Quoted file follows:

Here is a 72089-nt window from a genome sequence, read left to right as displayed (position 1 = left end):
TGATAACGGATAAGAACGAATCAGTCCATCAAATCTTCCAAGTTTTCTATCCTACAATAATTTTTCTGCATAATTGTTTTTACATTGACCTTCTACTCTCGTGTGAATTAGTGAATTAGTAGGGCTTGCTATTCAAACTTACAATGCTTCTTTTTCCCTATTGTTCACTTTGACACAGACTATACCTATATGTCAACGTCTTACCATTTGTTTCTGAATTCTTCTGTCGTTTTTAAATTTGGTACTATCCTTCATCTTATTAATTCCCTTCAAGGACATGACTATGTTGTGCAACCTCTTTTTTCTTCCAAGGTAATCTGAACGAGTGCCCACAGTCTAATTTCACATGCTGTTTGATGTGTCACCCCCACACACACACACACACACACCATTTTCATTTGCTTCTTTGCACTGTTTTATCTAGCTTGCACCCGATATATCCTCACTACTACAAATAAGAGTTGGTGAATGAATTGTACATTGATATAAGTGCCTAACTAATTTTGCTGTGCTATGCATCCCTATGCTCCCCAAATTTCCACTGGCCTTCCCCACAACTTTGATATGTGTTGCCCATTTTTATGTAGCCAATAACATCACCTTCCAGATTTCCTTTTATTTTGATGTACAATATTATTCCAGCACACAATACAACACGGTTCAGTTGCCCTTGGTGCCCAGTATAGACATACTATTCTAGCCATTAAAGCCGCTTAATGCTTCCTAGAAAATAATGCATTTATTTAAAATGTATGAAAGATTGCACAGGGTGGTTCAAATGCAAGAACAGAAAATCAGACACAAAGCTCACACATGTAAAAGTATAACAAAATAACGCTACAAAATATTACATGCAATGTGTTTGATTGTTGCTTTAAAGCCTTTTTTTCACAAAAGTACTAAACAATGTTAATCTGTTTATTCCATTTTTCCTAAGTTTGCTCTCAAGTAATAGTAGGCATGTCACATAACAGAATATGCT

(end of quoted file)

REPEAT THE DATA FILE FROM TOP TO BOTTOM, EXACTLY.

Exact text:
Here is a 72089-nt window from a genome sequence, read left to right as displayed (position 1 = left end):
TGATAACGGATAAGAACGAATCAGTCCATCAAATCTTCCAAGTTTTCTATCCTACAATAATTTTTCTGCATAATTGTTTTTACATTGACCTTCTACTCTCGTGTGAATTAGTGAATTAGTAGGGCTTGCTATTCAAACTTACAATGCTTCTTTTTCCCTATTGTTCACTTTGACACAGACTATACCTATATGTCAACGTCTTACCATTTGTTTCTGAATTCTTCTGTCGTTTTTAAATTTGGTACTATCCTTCATCTTATTAATTCCCTTCAAGGACATGACTATGTTGTGCAACCTCTTTTTTCTTCCAAGGTAATCTGAACGAGTGCCCACAGTCTAATTTCACATGCTGTTTGATGTGTCACCCCCACACACACACACACACACACCATTTTCATTTGCTTCTTTGCACTGTTTTATCTAGCTTGCACCCGATATATCCTCACTACTACAAATAAGAGTTGGTGAATGAATTGTACATTGATATAAGTGCCTAACTAATTTTGCTGTGCTATGCATCCCTATGCTCCCCAAATTTCCACTGGCCTTCCCCACAACTTTGATATGTGTTGCCCATTTTTATGTAGCCAATAACATCACCTTCCAGATTTCCTTTTATTTTGATGTACAATATTATTCCAGCACACAATACAACACGGTTCAGTTGCCCTTGGTGCCCAGTATAGACATACTATTCTAGCCATTAAAGCCGCTTAATGCTTCCTAGAAAATAATGCATTTATTTAAAATGTATGAAAGATTGCACAGGGTGGTTCAAATGCAAGAACAGAAAATCAGACACAAAGCTCACACATGTAAAAGTATAACAAAATAACGCTACAAAATATTACATGCAATGTGTTTGATTGTTGCTTTAAAGCCTTTTTTTCACAAAAGTACTAAACAATGTTAATCTGTTTATTCCATTTTTCCTAAGTTTGCTCTCAAGTAATAGTAGGCATGTCACATAACAGAATATGCT